Steelworkers Anti-Harassment Policy (The Yellow Sheet)

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The United Steelworkers Anti-Harassment Policy is also known as the "Yellow Sheet."

Steelworker members are entitled to a harassment-free environment at all union activities, events and meetings.

There are two principles fundamental to the labour movement: human rights and solidarity. Harassment strikes at the heart of both.

Steelworkers will not tolerate nor condone behaviour that is likely to undermine the dignity or self-esteem of an individual, or which creates an intimidating, hostile or offensive environment. As Steelworkers we must speak out against harassment and stand together to protect human rights.

Harassment is not a joke. It is an expression of perceived power by the harasser over another person, usually for reasons over which the victim has little or no control. Prohibited grounds under Human Rights Codes across Canada can include sex, race, age, marital status, sexual orientation, disability, political or religious beliefs, and place of national origin.

Harassment can be defined as any action (verbal, psychological or physical) on a single or repeated basis which humiliates, insults or degrades and is known or ought reasonably to be known to be unwelcome by the victim of the harassment.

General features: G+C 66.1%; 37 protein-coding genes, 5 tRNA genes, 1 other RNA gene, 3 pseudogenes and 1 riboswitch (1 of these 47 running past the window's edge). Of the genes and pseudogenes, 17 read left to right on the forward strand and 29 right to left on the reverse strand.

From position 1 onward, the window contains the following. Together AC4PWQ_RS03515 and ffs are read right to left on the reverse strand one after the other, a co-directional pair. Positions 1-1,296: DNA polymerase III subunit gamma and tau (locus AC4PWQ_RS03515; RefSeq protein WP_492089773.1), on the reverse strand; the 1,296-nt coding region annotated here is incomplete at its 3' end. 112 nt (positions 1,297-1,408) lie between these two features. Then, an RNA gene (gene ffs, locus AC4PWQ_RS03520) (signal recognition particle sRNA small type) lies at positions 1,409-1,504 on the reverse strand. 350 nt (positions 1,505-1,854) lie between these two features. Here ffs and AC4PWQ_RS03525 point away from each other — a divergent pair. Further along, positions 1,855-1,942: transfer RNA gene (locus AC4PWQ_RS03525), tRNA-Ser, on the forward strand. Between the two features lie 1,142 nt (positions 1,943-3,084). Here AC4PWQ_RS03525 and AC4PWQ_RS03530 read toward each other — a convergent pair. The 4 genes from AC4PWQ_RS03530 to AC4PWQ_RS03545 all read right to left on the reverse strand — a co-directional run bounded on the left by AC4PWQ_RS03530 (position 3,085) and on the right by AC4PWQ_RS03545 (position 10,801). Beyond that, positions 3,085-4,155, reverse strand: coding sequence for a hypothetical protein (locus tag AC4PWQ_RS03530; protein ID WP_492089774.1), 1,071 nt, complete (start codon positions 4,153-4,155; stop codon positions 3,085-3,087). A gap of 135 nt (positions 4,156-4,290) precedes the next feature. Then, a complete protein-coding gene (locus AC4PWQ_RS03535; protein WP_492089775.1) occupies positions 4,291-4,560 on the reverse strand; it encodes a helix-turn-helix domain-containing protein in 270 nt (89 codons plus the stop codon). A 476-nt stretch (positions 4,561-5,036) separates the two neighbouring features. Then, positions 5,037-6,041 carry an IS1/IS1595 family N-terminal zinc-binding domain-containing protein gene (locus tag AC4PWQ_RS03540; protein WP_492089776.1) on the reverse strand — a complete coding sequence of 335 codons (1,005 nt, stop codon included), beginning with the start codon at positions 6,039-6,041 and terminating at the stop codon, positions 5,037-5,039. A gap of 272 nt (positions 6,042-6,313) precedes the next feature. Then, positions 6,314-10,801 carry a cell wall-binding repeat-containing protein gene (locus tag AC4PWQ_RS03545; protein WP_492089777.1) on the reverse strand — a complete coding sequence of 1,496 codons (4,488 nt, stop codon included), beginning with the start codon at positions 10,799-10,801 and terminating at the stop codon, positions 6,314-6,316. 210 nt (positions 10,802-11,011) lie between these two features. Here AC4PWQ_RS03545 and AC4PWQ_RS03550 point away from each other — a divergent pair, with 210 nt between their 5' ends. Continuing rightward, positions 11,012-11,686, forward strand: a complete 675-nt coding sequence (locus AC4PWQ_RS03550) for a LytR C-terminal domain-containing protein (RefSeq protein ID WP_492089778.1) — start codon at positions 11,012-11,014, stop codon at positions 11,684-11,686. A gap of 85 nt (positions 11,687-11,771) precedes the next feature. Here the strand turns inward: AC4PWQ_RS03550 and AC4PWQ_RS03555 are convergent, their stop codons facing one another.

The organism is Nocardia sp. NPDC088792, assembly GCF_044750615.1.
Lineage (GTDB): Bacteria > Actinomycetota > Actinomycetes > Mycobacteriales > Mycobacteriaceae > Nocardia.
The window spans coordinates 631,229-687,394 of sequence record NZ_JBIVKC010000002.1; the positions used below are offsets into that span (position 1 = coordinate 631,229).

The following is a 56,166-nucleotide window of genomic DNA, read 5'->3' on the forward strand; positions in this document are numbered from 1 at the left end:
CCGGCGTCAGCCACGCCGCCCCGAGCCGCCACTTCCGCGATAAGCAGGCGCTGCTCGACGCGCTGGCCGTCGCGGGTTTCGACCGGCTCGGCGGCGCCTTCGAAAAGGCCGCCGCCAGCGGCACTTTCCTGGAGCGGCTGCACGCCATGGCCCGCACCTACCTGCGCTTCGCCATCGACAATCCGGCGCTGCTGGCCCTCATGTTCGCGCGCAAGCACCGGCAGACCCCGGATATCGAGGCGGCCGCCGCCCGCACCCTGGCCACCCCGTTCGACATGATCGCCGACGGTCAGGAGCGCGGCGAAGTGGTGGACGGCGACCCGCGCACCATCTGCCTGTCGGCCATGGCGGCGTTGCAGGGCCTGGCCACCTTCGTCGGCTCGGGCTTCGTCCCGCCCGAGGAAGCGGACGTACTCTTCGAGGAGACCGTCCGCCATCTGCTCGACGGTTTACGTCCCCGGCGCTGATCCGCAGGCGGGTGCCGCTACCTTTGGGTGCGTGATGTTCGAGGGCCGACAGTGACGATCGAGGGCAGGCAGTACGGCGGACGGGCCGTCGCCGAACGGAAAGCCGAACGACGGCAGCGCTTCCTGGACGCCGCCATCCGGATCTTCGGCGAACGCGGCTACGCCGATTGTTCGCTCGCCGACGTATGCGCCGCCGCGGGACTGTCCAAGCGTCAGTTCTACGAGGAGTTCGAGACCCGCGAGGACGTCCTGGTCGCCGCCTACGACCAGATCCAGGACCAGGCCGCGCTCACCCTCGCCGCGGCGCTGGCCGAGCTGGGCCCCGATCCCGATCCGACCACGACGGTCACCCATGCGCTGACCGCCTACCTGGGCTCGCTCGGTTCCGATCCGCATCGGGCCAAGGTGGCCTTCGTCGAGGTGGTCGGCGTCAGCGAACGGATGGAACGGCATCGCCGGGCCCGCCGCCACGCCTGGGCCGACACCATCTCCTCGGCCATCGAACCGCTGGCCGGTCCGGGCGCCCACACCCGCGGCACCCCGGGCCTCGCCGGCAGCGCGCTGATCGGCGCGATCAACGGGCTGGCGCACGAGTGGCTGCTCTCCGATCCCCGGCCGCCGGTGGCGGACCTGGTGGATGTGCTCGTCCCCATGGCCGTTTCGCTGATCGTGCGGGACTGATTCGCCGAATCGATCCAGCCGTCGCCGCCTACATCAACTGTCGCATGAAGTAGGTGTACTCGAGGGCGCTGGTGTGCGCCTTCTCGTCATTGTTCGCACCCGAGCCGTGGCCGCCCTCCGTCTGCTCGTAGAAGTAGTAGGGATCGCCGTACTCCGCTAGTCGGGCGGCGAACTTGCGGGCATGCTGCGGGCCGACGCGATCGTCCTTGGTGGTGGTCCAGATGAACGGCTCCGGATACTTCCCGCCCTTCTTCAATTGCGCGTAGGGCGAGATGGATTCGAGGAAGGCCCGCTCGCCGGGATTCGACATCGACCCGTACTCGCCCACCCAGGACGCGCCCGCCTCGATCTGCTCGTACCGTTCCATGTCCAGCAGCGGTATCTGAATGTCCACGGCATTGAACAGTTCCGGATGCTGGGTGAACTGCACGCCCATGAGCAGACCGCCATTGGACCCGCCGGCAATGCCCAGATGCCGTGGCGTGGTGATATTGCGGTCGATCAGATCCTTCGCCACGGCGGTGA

Harassment can include but is not limited to: unwanted comments, slurs, racist or sexist jokes, pictures or posters, bullying or intimidation, graffiti, physical contact of any kind, remarks about a person’s appearance or personal life, unwelcome sexual advances or demands, suggestive looks or gestures.

Steelworkers take harassment complaints seriously. Complaints of harassment at Steelworker activities will be investigated by one of our anti-harassment complaints counsellors and reported to the Canadian National Director for any necessary follow-up. A substantiated complaint will result in action by the Union which could include the removal of the harasser from the event. A letter outlining the reasons for the removal will be sent to the local union.

"We can’t make people like each other. But we can, through concrete action, promote tolerance and mutual respect in our union."